I am playing with NMAP in my small private network performing port scanning.

So far I went through scanning the following OSs (Unaltered new installations - Meaning no extra software installed!):

  • Ubuntu 14.04
  • Windows 2012
  • Windows 2008 R2
  • Windows 7

Expect for W7, all other OSs returned ports opened. Is W7 this safe in its original version or am I missing any parameter in my NMAP command?

root@ubuntu-14:/# nmap -sS -vv

Starting Nmap 6.40 ( http://nmap.org ) at 2015-11-22 09:26 CET
Initiating ARP Ping Scan at 09:26
Scanning [1 port]
Completed ARP Ping Scan at 09:26, 0.20s elapsed (1 total hosts)
Initiating Parallel DNS resolution of 1 host. at 09:26
Completed Parallel DNS resolution of 1 host. at 09:26, 0.03s elapsed
Initiating SYN Stealth Scan at 09:26
Scanning [1000 ports]
Completed SYN Stealth Scan at 09:27, 27.95s elapsed (1000 total ports)
Nmap scan report for
Host is up (0.00045s latency).
All 1000 scanned ports on are filtered
MAC Address: 08:00:27:82:37:2A (Cadmus Computer Systems)

Read data files from: /usr/bin/../share/nmap
Nmap done: 1 IP address (1 host up) scanned in 28.24 seconds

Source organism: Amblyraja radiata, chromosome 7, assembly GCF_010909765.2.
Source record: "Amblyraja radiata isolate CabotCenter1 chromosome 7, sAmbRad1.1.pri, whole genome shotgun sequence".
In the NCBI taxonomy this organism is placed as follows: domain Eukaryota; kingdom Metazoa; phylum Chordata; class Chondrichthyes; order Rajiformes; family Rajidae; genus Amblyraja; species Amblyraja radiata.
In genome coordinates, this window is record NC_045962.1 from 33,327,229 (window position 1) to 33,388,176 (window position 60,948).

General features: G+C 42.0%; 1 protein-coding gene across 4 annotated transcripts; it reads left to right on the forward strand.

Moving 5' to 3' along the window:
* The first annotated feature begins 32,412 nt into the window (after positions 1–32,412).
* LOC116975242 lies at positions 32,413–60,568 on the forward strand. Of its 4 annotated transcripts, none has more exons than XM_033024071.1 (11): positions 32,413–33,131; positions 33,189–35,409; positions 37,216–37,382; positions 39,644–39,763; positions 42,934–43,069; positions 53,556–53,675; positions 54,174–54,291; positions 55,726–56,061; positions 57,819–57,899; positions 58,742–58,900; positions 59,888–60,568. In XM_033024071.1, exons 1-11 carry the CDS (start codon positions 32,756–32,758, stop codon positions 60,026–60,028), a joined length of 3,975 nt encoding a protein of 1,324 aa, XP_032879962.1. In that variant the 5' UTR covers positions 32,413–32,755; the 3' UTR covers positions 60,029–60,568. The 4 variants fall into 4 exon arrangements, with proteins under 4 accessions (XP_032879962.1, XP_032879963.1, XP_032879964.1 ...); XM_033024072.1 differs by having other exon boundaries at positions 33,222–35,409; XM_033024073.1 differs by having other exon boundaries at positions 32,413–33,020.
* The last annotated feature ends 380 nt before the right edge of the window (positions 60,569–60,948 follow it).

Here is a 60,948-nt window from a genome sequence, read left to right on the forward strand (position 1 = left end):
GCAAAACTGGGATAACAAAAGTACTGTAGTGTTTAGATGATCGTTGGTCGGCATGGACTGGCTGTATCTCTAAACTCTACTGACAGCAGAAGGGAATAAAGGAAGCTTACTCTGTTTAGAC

Raw packets sent: 2001 (88.028KB) | Rcvd: 1 (28B)

2 Answers 2


The phrase "safe against NMAP" does not make any sense. An NMAP scan is not an attack.

NMAP detects and reports open ports. It does not tell you whether these open ports serve a legitimate purpose and/or pose a security risk. Nor are open ports the only possible source of security risks. An NMAP scan is only one of many elements in a machine's security assessment. You can neither conclude that Windows 7 is safe just because NMAP reports no open ports nor that other OSes are less safe because NMAP does report open ports. This holds independently of the NMAP options you are using.


The safety measures is dependent on firewall configurations (inbound outbound) and the rules that are set in new installations of the OS's. Comparing operating system based on it's new installations is baseless.

Unless there are any services which require a particular TCP/IP port to be open, I see there is no point in comparison as other operating systems might ship with additional services. A open port doesn't always make a system vulnerable. It's how you configure your installation that makes the system vulnerable.

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